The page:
•US Secretary of State has been labelled an 'anti Semite' for warning of a possible economic boycott if Israel failed to reach a peace accord with the Palestinians.
John Kerry, the US secretary of state, triggered an angry backlash from Israeli leaders on Sunday after warning Israel faces economic boycott if it failed to reach a peace accord with the Palestinians.
The uproar came as Mr Kerry held cordial talks with his Iranian counterpart, Mohammad Javad Zarif in Munich at which the pair vowed to intensify nuclear diplomacy.
Ministers in Benjamin Netanyahu's cabinet accused Mr Kerry of effectively endorsing "anti-Semitic" efforts to impose sanctions on Israel by issuing the warning.
"The risks are very high for Israel," Mr Kerry told the conference. "People are talking about boycott. That will intensify in the case of failure.
"Do they want a failure that then begs whatever may come in the form of a response from disappointed Palestinians and the Arab community?"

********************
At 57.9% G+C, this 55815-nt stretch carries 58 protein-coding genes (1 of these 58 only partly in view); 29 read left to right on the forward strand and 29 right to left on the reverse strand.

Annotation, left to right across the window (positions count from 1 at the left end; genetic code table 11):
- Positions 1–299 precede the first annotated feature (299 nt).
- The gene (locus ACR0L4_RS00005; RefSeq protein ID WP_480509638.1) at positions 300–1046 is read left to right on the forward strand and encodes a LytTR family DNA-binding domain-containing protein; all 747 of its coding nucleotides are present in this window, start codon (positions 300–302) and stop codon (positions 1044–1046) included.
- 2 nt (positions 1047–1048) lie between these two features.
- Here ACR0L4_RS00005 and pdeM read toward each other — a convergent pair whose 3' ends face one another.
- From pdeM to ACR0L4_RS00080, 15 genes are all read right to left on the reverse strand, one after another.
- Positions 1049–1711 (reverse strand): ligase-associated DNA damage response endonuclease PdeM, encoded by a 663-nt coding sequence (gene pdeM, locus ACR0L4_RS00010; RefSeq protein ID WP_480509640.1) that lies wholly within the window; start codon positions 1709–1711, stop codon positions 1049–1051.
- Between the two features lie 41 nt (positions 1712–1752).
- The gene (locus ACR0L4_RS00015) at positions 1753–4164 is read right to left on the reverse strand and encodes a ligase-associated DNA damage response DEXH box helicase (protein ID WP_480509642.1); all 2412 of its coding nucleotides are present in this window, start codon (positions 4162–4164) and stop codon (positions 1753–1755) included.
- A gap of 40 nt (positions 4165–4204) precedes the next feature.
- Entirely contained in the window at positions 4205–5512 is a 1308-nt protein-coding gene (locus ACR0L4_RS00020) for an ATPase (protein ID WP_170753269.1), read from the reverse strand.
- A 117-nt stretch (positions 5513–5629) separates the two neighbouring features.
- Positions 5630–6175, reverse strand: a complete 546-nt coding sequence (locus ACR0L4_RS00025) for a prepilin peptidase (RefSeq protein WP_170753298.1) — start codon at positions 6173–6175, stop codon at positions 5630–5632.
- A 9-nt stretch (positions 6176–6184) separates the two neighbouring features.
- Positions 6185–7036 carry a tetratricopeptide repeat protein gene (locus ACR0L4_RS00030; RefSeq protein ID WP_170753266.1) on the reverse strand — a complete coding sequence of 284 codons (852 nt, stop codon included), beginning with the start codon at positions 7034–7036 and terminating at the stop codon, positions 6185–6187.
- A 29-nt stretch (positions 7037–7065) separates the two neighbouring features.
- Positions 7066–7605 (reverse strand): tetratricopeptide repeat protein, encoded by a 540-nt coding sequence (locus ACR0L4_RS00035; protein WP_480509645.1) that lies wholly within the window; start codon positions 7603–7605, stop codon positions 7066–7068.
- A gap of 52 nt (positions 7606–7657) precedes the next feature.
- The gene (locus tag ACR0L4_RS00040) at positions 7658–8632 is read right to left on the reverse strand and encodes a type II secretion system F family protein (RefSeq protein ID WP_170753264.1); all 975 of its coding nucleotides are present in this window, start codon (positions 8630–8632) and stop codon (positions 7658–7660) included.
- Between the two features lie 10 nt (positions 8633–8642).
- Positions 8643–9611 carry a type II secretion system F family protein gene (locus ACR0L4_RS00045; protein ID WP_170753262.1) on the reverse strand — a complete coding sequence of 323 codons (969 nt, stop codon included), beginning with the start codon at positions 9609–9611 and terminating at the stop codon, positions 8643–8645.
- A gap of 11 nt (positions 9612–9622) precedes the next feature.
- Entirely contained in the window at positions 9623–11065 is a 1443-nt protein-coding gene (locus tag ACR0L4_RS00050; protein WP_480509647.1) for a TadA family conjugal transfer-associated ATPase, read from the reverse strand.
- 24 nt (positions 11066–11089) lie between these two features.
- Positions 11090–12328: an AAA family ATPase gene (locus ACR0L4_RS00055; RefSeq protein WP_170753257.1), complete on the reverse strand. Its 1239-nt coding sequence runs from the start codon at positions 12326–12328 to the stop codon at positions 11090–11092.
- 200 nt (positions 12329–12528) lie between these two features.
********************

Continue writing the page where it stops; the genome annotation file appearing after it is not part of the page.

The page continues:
While the US secretary of state's remarks were made against a backdrop of new US drawn up, negotiated and approved EU regulations barring deals with Israeli businesses based in West Bank settlements, they provoked accusations that he was threatening Israel in on-going peace talks with the Palestinians.
Yuval Steinitz, the intelligence and strategic affairs minister and a close ally of Mr Netanyahu, the Israeli prime minister, said America's top diplomat was "holding a gun to [Israel's] head".
"The things Kerry said are hurtful, they are unfair and they are intolerable," Mr Steinitz told reporters.
"Israel cannot be expected to negotiate with a gun to its head when we are discussing the matters which are most critical to our national interests."
Naftali Bennett, the industry minister and leader of the Jewish Home party, said: "We expect of our friends in the world to stand by our side against the attempts to impose an anti-Semitic boycott on Israel, and not to be their mouthpiece."
His comments were echoed by Adi Mintz, a senior official in the Settler's Council, who accused Mr Kerry of "an anti-Semitic initiative".
"The anti-Semites have always resorted to a very simple method - hit the Jews in their pockets," he told Israel's Channel 10 TV station.
Mr Netanyahu was more restrained, telling Sunday's cabinet meeting that efforts to impose a boycott were "immoral and unjust" and doomed to fail.
The row overshadowed a meeting on Sunday between Mr Kerry and Mr Zarif, Iran's foreign minister, to discuss forthcoming talks on Tehran's nuclear programme, scheduled to resume in Vienna this month.